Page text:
Woman Placed On Child Abuse Registry Fights Back Against DCS


When Sarra L. left her 7-year-old son at a Tucson neighborhood park for about 30 minutes in November 2020 while she ran to a local store to get groceries for Thanksgiving, she believed he and his 5-year-old friend would be safer there than inside the store where COVID-19 protocols were still in place.

Instead, that decision has caused Sarra to be added to the Arizona Department of Child Safety’s Central Registry for 25 years despite the fact she was never convicted of any crime. It is an action she is fighting in court with the help of the Goldwater Institute and the Pacific Legal Foundation.

Under Arizona Revised Statutes 8-804, DCS maintains a Central Registry of “substantiated” reports of the abuse or neglect of children or vulnerable adults. Being listed means the person cannot obtain several types of licenses or certifications from the State of Arizona which are needed to obtain employment or volunteer clearance.

The Central Registry is reviewed during background checks for prospective foster parents, adoptive parents, child welfare and childcare workers, as well as employees of on-home care companies, group homes, residential treatment centers, homeless shelters, and other care facilities for children and vulnerable adults.

Even prospective school and church volunteers may have their names reviewed if they will have contact with children.

For Sarra, who has worked with refugee children, being on the Central Registry will ruin her professional reputation and could also deprive her of volunteer opportunities at her son’s school.

It is something Sarra, now 55, could not have anticipated back in 2020 when she left the boys in the park while she went to purchase a turkey for Thanksgiving. Court records show a few of her friends were also at the park and would be available for the boys if they had any problems.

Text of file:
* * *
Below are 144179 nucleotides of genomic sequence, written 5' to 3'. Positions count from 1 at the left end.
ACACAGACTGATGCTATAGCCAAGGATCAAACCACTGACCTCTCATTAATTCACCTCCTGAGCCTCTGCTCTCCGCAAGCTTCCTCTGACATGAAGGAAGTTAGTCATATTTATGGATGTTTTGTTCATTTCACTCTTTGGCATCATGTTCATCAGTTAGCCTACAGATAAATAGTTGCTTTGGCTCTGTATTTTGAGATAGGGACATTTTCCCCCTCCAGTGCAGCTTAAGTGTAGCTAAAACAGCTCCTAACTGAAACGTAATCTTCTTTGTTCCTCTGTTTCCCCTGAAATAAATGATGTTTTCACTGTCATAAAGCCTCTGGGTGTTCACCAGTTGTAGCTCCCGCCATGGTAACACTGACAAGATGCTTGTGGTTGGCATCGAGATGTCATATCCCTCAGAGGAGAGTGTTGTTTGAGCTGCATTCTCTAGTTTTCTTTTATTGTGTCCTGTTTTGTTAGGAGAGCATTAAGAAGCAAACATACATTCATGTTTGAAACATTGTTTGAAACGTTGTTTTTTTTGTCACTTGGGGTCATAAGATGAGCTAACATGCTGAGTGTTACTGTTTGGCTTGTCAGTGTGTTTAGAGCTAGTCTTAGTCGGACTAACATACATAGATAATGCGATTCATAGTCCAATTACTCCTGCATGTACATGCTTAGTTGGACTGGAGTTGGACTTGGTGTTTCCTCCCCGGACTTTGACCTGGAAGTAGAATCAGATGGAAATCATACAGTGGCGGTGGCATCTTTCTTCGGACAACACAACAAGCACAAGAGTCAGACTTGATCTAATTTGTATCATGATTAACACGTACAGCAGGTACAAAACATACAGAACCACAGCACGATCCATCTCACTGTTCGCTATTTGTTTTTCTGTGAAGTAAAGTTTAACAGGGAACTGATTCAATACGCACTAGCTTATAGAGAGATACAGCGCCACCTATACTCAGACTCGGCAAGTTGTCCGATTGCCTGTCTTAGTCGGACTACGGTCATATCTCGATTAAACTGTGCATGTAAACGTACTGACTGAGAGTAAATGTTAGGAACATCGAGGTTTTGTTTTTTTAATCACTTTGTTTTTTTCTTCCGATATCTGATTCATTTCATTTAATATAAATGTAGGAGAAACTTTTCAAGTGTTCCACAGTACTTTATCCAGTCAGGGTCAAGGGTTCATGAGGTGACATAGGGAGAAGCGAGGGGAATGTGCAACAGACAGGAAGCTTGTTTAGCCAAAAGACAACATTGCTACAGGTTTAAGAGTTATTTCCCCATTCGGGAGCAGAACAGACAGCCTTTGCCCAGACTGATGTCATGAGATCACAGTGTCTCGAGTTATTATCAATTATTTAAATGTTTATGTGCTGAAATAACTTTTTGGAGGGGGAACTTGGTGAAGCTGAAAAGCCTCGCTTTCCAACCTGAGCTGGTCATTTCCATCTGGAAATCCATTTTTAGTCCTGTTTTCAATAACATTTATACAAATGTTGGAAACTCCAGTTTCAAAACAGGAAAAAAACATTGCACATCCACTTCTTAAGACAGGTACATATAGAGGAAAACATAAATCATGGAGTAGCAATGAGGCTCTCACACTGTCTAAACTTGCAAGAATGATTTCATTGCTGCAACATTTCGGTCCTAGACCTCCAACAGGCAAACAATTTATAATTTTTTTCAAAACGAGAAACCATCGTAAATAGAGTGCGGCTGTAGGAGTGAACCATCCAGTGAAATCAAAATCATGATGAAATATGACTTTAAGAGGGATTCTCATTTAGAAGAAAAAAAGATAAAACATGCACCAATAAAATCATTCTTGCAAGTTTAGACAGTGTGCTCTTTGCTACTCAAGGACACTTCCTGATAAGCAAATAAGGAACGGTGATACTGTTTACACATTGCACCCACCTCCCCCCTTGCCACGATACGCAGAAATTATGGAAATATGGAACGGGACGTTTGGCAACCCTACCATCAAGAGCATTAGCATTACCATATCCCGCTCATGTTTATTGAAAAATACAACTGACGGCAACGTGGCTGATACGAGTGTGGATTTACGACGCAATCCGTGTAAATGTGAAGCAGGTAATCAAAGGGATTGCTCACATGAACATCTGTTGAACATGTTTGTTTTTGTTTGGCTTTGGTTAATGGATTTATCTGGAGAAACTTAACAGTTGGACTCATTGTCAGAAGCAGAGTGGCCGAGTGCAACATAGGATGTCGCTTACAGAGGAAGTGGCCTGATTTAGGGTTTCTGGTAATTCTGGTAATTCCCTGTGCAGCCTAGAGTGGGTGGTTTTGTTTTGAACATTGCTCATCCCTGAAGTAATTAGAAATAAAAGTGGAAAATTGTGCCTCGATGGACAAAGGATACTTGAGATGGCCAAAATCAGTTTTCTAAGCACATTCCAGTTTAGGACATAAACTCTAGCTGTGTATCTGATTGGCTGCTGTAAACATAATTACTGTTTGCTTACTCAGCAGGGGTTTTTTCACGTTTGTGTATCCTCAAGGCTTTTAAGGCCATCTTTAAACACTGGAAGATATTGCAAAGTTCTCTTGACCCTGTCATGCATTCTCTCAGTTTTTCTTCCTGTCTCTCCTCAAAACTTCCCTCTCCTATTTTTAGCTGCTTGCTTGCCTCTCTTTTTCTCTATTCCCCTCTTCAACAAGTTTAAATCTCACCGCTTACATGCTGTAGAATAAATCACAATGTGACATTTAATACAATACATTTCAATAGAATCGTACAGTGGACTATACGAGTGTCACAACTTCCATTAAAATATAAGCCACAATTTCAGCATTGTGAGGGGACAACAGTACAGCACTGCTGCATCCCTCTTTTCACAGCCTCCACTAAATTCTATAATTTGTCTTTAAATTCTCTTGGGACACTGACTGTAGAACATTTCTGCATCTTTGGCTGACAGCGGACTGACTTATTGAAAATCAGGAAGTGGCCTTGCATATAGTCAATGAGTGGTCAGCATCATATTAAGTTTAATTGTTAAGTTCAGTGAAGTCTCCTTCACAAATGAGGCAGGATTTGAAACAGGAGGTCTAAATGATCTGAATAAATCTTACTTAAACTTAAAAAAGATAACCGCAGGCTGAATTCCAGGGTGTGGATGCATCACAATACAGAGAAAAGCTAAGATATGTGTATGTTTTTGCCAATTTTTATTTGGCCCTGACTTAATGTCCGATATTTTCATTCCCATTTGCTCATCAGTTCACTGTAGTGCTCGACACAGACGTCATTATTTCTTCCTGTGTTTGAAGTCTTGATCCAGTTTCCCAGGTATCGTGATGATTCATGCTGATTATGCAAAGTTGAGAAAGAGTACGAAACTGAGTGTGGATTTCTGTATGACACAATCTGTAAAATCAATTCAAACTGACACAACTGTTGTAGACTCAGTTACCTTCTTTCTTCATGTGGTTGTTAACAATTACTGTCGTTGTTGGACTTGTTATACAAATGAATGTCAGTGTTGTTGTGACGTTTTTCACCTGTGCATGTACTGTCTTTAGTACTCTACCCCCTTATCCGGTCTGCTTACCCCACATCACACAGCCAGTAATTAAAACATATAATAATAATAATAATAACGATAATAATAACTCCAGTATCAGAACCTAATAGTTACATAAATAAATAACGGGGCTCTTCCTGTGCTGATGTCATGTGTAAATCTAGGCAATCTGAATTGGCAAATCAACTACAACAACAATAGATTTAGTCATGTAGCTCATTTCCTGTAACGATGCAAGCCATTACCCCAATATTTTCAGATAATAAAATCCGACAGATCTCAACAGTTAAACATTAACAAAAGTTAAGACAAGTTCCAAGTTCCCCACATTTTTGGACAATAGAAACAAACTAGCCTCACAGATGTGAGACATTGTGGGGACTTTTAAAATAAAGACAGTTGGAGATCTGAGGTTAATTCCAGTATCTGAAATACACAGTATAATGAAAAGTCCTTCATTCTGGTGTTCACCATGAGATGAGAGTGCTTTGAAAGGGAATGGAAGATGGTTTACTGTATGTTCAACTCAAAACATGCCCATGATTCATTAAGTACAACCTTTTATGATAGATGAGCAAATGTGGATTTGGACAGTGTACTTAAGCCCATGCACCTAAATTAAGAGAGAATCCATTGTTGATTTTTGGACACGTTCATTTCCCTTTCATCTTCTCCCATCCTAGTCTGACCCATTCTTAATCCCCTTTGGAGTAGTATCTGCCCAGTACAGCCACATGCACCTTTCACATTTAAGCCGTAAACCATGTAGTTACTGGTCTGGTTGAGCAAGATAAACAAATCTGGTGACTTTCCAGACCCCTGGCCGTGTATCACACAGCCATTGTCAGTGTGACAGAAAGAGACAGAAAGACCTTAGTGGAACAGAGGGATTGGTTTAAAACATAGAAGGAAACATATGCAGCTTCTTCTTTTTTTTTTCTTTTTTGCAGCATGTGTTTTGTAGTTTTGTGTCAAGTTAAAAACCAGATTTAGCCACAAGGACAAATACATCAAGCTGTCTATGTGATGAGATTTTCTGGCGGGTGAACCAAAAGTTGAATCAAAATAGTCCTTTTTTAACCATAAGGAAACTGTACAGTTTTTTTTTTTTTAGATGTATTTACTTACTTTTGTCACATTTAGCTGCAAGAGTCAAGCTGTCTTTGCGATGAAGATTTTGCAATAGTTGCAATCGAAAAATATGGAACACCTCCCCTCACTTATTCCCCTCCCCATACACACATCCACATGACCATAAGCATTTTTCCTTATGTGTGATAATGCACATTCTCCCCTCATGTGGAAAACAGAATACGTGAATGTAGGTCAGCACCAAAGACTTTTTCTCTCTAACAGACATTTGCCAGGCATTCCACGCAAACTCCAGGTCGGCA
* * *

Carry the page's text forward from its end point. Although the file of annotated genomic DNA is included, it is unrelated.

But Tucson police officers patrolling in the area did not know of that arrangement when they approached the boys and started questioning them about why they were alone. One of Sarra’s friends at the park called her about the officers talking to the boys, which brought Sarra rushing back to speak with the police.

She was cited by the officers with two counts of contributing to the delinquency of a minor, charges which were quickly dropped by a Pima County prosecutor after Sarra completed a parental life-skills class. It was not, however, the end of her trouble.

DCS conducted its own investigation and concluded there was “probable cause” that Sarra neglected her son. An Administrative Law Judge agreed with DCS, which allowed Sarra’s name be entered in the Central Registry.

The Goldwater Institute and Pacific Legal Foundation have joined forces to defend Sarra by challenging the operation of what they call Arizona’s “arbitrary and unconstitutional” Central Registry process. The lawsuit they recently filed on her behalf argues it did not matter to DCS employees and DCS Director Mike Faust that Sarra’s son and his friend were never harmed.

It also did not matter to DCS that there was no evidence presented that the boys were never even put at risk.

“DCS has a track record of ignoring due process that should protect innocent parties from severe punishment,” said Adi Dynar, an attorney for Virginia-based Pacific Legal Foundation.

Another of Sarra’s attorneys is Tim Sandefur, Vice President for Legal Affairs at the Goldwater Institute. He points out that the decision on whether neglect or abuse occurred is not made by a judge considering evidence and legal arguments.

Instead, the decision is left to a non-lawyer government employee without sufficient due process or constitutional protections. “Overzealous bureaucrats shouldn’t be allowed to prosecute parents for letting their kids play in public parks,” Sandefur argues.

Sandefur adds there is another problem with the Central Registry in that DCS acts as the investigator, prosecutor, judge, and jury. It is one reason why Sandefur is asking Judge Daniel Kiley of the Maricopa County Superior Court to issue a preliminary order to DCS to remove Sarra’s name from the Registry while the litigation works through the court system.

“The court should, once again, rebuke DCS for meddling in the decisions of parents who have done nothing wrong,” the lawsuit argues.

Kiley has scheduled oral arguments on the motion to temporarily stay, or block, DCS from adding Sarra’s name to the Registry if it is not yet there or to remove her name for now. Among the factors the judge will consider is whether the “balance of harm” favors keeping Sarra’s name off the Registry until the lawsuit is resolved.

The balance of harm factor does not require Sarra to demonstrate she will suffer irreparable harm if her name is on the Registry during litigation. Instead, the Court is only required to weigh the harm to her “against the harm that would accrue to the agency or other parties to the proceedings.”

There is recent legal precedent for Sarra’s lawsuit to void the DCS decision. In June, the Arizona Court of Appeals ruled Faust violated state law by adding Phillip B., a longtime childcare worker, to the Registry without the required substantiated finding of abuse.